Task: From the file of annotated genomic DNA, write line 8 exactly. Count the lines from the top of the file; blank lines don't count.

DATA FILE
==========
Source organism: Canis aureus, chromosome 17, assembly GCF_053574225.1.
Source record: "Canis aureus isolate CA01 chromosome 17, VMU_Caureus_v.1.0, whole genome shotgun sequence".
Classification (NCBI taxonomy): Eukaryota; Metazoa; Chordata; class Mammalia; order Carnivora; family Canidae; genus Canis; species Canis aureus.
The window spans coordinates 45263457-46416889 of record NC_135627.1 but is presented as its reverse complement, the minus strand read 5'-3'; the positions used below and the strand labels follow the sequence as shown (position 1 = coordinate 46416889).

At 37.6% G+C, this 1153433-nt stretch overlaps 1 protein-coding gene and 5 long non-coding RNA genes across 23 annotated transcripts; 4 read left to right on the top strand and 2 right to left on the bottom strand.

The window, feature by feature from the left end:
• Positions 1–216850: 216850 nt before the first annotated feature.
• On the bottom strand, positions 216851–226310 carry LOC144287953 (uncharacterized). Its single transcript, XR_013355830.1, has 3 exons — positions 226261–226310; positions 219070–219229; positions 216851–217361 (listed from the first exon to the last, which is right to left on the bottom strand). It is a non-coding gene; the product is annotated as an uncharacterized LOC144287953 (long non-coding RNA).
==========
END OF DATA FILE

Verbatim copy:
• On the bottom strand, positions 216851–226310 carry LOC144287953 (uncharacterized). Its single transcript, XR_013355830.1, has 3 exons — positions 226261–226310; positions 219070–219229; positions 216851–217361 (listed from the first exon to the last, which is right to left on the bottom strand). It is a non-coding gene; the product is annotated as an uncharacterized LOC144287953 (long non-coding RNA).